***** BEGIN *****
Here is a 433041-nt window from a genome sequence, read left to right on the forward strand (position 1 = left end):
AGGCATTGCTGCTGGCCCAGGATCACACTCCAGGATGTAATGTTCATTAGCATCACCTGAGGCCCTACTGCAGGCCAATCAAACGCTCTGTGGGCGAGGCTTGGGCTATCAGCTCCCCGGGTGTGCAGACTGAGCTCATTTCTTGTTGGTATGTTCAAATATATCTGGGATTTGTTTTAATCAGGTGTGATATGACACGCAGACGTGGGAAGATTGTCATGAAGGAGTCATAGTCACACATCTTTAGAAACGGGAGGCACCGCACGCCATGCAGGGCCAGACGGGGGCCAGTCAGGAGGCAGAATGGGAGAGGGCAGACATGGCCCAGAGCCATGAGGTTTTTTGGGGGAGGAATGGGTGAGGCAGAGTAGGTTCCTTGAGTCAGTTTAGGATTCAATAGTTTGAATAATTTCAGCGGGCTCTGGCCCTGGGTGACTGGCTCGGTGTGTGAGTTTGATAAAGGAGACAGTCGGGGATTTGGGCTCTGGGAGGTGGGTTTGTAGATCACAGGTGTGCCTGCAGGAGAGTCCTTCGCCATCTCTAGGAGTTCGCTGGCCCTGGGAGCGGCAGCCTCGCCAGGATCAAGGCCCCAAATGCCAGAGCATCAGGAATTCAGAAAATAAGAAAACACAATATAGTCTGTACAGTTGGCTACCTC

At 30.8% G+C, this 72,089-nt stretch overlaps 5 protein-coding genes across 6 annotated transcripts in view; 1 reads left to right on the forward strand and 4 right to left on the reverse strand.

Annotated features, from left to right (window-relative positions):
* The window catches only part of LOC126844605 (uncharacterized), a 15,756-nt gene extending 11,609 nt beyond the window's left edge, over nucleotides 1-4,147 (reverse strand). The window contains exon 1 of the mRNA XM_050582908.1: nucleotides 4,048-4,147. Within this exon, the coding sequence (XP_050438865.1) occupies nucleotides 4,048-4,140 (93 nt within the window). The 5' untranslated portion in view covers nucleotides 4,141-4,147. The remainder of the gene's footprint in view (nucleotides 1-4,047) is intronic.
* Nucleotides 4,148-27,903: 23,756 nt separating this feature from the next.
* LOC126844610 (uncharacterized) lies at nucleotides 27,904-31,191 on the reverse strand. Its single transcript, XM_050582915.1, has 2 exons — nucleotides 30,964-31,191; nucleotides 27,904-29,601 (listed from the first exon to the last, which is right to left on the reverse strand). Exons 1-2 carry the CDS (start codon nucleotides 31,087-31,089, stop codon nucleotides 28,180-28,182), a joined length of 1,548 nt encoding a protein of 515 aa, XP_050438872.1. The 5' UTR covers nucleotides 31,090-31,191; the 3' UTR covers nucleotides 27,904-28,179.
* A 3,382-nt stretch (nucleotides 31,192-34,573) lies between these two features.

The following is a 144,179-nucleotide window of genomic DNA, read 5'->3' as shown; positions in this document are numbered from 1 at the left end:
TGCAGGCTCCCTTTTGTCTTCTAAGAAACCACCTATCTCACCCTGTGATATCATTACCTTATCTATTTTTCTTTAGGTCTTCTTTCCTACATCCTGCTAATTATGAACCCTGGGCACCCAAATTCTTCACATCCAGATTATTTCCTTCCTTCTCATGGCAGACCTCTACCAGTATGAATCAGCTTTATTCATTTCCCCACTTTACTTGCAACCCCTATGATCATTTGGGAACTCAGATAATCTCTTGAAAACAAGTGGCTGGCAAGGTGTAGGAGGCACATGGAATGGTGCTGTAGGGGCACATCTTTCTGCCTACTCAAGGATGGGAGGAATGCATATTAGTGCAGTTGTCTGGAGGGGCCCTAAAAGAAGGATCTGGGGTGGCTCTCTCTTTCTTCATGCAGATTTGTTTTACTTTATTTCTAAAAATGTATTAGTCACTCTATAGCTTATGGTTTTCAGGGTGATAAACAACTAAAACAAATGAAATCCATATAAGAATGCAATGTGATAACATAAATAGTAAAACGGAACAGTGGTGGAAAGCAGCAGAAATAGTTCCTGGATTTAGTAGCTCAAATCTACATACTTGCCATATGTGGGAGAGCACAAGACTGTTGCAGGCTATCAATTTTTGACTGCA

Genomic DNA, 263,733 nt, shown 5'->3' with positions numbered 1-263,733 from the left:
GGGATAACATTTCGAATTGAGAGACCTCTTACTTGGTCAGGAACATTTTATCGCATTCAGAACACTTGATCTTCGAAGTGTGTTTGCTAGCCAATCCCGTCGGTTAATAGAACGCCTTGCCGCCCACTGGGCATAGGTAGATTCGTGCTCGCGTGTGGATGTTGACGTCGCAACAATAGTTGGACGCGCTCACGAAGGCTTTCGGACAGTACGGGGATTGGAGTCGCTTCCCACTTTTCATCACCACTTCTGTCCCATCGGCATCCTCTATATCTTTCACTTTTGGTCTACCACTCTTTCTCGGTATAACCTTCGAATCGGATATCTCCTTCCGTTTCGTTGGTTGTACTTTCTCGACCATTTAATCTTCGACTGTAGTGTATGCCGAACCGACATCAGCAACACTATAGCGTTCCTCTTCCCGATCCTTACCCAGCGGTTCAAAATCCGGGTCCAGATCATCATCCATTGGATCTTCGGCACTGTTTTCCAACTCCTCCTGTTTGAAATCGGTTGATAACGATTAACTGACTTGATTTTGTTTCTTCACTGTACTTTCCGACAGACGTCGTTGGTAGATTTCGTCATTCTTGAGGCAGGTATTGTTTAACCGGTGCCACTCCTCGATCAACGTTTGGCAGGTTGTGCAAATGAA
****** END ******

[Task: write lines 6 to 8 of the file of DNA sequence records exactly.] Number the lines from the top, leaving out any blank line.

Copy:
* Nucleotides 4,148-27,903: 23,756 nt separating this feature from the next.
* LOC126844610 (uncharacterized) lies at nucleotides 27,904-31,191 on the reverse strand. Its single transcript, XM_050582915.1, has 2 exons — nucleotides 30,964-31,191; nucleotides 27,904-29,601 (listed from the first exon to the last, which is right to left on the reverse strand). Exons 1-2 carry the CDS (start codon nucleotides 31,087-31,089, stop codon nucleotides 28,180-28,182), a joined length of 1,548 nt encoding a protein of 515 aa, XP_050438872.1. The 5' UTR covers nucleotides 31,090-31,191; the 3' UTR covers nucleotides 27,904-28,179.
* A 3,382-nt stretch (nucleotides 31,192-34,573) lies between these two features.